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Ball-carriers, beware! Clampdown on the leading forearm/elbow continues

Scarlets centre Kieron Fonotia has been banned for three weeks.

SCARLETS CENTRE KIERON Fonotia is the latest player to face the consequences of leading into a tackle with his forearm/elbow.

The Samoan international was handed a three-week suspension at a disciplinary hearing today based on an incident during Scarlets’ win over the Ospreys last weekend.

Fonotia was not penalised for the offence during the game at Parc y Scarlets but was later cited and the disciplinary committee at today’s hearing has banned him for three weeks.

The committee felt Fonotia’s actions merited a mid-range entry point of six weeks, but that was reduced to three based on his “clean disciplinary record, his admission that his actions warranted a red card and the cooperation of both the player and his club.”

The incident in question can be seen below, with Fonotia appearing to lead into a tackle attempt from the Ospreys’ George North with his elbow.

Fonotia

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This nature of this incident, as well as the subsequent ban, should be familiar to Leinster fans after Edinburgh’s Pierre Schoeman was red carded at the RDS for something very similar.

Schoeman was suspended for four weeks following that offence – six reduced to four due to “mitigating circumstances, the player’s acceptance of the red card and behaviour throughout the hearing.”

The incident involving Schoeman can be seen below.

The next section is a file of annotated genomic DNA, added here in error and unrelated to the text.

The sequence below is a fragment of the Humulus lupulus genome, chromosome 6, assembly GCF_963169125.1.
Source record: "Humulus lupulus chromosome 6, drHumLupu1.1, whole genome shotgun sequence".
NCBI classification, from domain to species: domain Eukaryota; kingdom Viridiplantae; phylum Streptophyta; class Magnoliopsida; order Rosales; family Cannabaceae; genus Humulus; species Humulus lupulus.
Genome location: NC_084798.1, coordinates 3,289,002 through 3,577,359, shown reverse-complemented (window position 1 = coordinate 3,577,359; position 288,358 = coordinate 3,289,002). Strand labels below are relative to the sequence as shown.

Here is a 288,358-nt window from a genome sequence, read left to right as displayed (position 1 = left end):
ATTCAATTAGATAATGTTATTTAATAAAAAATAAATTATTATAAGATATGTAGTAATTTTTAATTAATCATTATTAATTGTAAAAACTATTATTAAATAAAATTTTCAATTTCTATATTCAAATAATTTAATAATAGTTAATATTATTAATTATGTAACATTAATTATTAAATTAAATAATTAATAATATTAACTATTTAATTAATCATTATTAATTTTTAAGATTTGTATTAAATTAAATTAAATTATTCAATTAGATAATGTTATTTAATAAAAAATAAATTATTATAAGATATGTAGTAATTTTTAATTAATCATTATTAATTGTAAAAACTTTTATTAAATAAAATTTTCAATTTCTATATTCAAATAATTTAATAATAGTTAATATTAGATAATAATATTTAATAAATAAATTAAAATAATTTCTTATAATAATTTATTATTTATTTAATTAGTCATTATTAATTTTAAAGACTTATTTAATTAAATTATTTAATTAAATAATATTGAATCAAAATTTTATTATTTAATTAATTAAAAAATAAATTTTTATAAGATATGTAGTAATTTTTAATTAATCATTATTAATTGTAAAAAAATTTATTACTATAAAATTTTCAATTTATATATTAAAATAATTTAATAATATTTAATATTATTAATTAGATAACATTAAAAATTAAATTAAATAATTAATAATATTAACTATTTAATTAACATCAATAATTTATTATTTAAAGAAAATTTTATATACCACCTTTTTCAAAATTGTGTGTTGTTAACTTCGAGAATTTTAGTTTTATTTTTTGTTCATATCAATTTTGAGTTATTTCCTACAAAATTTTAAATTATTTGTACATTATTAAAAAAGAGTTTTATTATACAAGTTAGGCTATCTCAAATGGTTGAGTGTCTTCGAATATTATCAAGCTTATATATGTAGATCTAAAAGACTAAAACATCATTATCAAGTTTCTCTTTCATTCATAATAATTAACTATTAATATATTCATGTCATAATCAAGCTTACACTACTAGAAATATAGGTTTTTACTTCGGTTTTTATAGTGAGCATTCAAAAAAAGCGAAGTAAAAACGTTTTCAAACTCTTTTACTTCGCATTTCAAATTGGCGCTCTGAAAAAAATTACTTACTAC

PS

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Dan Leavy was forced off the pitch with concussion due to Schoeman’s leading elbow/forearm, underlining exactly why this is such a hot area for referees at present.

North required a HIA after the incident involving Fonotia and while he did thankfully return to the pitch and complete the game, the danger is clear.

Going back to round two of the Guinness Pro14, there was a yellow card for Benetton’s Robert Barbieri for leading with the forearm/elbow.

Barbieri Yellow

Barbieri was only sin-binned for his actions against Cardiff Blues’ Tomos Williams, but the Pro14 later clarified that this should also have been a red card.

Clamping down on ball-carriers leading with the elbow is far from being solely a Pro14 focus.

There have been a handful of incidents like these two across the European leagues early this season after a directive was issued by World Rugby before the start of the 2018/19 campaign.

It’s understood that the clips distributed to referees included Jacob Stockdale’s yellow card against Australia, with World Rugby underlining that it should have been a red card.

Stock

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The deeply worrying issue of concussion in the sport is the motivation behind World Rugby directing referees to clamp down on instances of ball-carriers leading with the forearm/elbow more strictly than ever.

It’s likely that we will see further red cards and suspensions for similar incidents in the near future, as players are forced to adapt to stricter demands.

The tricky element of this directive is that many of these incidents do not appear to involve intent from the ball-carrier to strike with their elbow, rather instinctive reactions as they enter contact.

That is the challenge for ball-carriers – while they are tasked with beating defenders as often as possible, they will need to be more aware of how they are leading into the tackle.

Land an elbow into the neck/head area of the tackler with force and the referee is obliged to deliver a red card.

As ever, the challenge for referees, assistant referees and TMOs is finding consistency in this area. The sheer speed of professional rugby will ensure it’s a demanding task but anything that can reduce the risk of concussion will continue to be driven by World Rugby.

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About the author:

Murray Kinsella

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